Although the IS250 is offered with a six-speed manual, very few Americans are expected to buy it. Those who do ought to be prepared to row, row, row the boat. These days, 204 hp and 185 lb-ft of torque are nothing to crow about, so IS250 owners won’t want to race for pink slips against V-6 Nissan Altimas or Mazda 6s, much less Toyota Camrys. The all-wheel-drive model, saddled with 200 extra pounds and sold only with an automatic, is even more breathless.
IS350 owners, on the other hand, don’t have to worry about getting sand kicked in their faces. Thanks to two forms of variable valve timing and two types of fuel injection, as well as chain-driven camshafts, roller rockers, and a raft of techno-gadgetry, the big V-6 generates numbers that humble not only the BMW but also the Infiniti G35, the erstwhile power champ in this class. Oh, and the IS also is expected to get about 24 mpg in combined city/highway driving, and both engines carry ULEV II certification.
Press the push-button start-an affectation that BMW also uses-and the IS350 hums to life. Like most Lexus vehicles, the car is silent at idle, but there’s a pleasant, if muted, induction howl and exhaust rasp if you give it some stick. And don’t be bashful: this is one horse that likes to be ridden hard. Bury the throttle and you’re looking at 0-to-60-mph times in the mid-five-second range.
The chassis is solid and stiff, and road feel is excellent, soaking up surface imperfections yet responding dynamically to spirited inputs. The hefty all-wheel-drive IS250, with extra weight on its nose, tends to push. But the IS350 has enough engine to challenge the chassis. And it seems to really come alive when it’s fitted with optional eighteen-inch wheels that are eight inches wide at the front and 8.5 inches at the rear.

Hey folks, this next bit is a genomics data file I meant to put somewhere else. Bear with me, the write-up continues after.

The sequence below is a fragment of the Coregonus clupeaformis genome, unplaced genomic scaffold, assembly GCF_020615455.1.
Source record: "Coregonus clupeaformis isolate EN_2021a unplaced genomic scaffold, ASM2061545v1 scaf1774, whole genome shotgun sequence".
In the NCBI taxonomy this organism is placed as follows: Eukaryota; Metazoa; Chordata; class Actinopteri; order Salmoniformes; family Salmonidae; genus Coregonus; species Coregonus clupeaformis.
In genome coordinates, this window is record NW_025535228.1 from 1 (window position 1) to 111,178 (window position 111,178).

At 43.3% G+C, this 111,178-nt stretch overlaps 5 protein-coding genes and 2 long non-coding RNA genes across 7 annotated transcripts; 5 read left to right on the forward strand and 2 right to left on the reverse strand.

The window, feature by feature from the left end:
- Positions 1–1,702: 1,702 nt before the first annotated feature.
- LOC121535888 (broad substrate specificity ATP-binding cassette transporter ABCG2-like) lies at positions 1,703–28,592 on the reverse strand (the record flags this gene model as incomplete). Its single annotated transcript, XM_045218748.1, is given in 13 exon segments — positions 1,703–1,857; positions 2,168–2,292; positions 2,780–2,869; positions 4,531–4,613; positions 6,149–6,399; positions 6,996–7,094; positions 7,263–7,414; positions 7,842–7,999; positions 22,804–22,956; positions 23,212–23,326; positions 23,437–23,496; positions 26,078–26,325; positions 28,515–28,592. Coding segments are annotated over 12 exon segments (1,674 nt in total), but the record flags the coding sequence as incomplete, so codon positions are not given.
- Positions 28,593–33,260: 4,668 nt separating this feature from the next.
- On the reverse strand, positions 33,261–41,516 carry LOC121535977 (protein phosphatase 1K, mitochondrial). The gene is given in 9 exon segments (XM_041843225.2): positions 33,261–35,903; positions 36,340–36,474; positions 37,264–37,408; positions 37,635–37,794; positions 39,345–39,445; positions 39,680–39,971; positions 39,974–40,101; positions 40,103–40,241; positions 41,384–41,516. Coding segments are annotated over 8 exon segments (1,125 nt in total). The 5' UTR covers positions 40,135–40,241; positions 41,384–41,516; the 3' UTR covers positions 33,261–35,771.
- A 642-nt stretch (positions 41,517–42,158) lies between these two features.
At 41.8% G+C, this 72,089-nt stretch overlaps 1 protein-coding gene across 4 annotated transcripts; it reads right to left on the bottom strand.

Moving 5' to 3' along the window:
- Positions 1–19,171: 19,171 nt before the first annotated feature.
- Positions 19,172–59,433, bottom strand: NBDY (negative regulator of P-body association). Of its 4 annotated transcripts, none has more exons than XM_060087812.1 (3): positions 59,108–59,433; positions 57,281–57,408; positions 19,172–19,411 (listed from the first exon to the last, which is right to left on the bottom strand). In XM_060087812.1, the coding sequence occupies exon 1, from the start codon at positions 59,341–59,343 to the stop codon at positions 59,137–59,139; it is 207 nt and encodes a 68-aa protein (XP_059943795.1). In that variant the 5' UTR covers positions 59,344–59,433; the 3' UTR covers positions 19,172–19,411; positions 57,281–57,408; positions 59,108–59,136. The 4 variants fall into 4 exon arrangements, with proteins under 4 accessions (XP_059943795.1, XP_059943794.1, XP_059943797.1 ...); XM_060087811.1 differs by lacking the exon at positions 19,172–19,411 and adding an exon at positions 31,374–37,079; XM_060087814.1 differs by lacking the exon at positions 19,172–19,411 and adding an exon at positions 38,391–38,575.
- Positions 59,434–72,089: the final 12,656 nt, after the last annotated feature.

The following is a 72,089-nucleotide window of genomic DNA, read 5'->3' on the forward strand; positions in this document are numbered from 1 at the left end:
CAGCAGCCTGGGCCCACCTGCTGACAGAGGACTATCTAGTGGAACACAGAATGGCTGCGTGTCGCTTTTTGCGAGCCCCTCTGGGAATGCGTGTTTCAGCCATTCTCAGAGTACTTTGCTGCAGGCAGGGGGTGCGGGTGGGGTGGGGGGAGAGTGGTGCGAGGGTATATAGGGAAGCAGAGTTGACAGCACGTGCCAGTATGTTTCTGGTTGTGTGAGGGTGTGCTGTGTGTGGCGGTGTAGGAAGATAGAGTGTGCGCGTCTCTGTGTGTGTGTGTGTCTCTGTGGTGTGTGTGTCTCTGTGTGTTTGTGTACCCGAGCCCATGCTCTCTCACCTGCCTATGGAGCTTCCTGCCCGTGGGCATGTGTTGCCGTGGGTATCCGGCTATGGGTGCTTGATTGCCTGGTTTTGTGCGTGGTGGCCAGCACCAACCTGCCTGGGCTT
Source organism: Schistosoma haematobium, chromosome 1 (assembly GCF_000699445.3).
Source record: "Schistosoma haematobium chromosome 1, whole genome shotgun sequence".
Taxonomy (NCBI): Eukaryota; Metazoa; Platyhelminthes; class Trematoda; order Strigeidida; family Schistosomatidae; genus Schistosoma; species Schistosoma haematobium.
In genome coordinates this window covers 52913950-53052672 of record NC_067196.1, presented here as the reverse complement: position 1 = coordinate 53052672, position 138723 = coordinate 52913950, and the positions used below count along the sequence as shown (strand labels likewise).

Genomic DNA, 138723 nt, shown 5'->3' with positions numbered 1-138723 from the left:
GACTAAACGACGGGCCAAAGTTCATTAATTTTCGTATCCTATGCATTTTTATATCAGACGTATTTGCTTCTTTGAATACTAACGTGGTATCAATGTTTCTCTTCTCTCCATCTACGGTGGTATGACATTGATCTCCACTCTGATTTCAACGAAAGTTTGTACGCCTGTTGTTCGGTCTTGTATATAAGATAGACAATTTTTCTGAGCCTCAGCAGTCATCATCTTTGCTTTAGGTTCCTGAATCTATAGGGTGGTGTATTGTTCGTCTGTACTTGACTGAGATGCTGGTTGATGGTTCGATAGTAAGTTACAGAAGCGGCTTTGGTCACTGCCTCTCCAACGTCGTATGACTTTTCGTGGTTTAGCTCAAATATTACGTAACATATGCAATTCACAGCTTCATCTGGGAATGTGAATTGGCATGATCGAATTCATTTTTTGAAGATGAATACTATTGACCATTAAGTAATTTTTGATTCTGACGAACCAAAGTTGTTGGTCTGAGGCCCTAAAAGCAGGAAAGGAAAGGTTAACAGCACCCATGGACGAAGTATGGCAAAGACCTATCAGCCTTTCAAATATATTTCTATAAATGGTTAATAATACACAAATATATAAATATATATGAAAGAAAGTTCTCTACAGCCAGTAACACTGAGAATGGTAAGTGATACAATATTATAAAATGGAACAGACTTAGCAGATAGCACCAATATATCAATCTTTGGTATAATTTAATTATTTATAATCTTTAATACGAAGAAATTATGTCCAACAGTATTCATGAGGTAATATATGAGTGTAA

The IS350 comes with Lexus’s Vehicle Dynamics Integrated Management, which is a more sophisticated version of the Vehicle Stability Control system found on IS250s. There’s no question that VDIM allows you to get closer to the limit than VSC, and it does so much more transparently. But you can’t turn the system off (though cheat codes surely will be available on the Internet), and it’s immensely frustrating to have all that horsepower and cornering grip at your disposal yet not be able to use it as you see fit. Every IS is equipped with a wide array of air bags-front, front knee, front-side, and front and rear side-curtain-keyless start, tire-pressure monitors, and a thirteen-speaker audio system with MP3 and iPod compatibility. The seemingly endless list of options includes navigation, adaptive lighting, radar cruise control, heated seats, a backup camera, a pre-collision system that tightens the seatbelts when it senses impending doom, and a killer 300-watt Mark Levinson premium audio system.
Lexus expects to sell four IS250s for each IS350, with a grand total of 40,000 units a year, or 600 percent more than the current IS. Expect the IS250 to start at about $30,500. Some buyers, obviously, will be newcomers to the near-luxury segment. But a lot of them will come from BMW and Infiniti. To woo them, Lexus has built a car that showcases the company’s core values-luxury and reliability-while offering far more performance and panache than its stodgier stablemate, the ES330. The IS isn’t as much fun as the G35 or as poised at the limit as the 3-series. But there’s more to life than fun and frolic.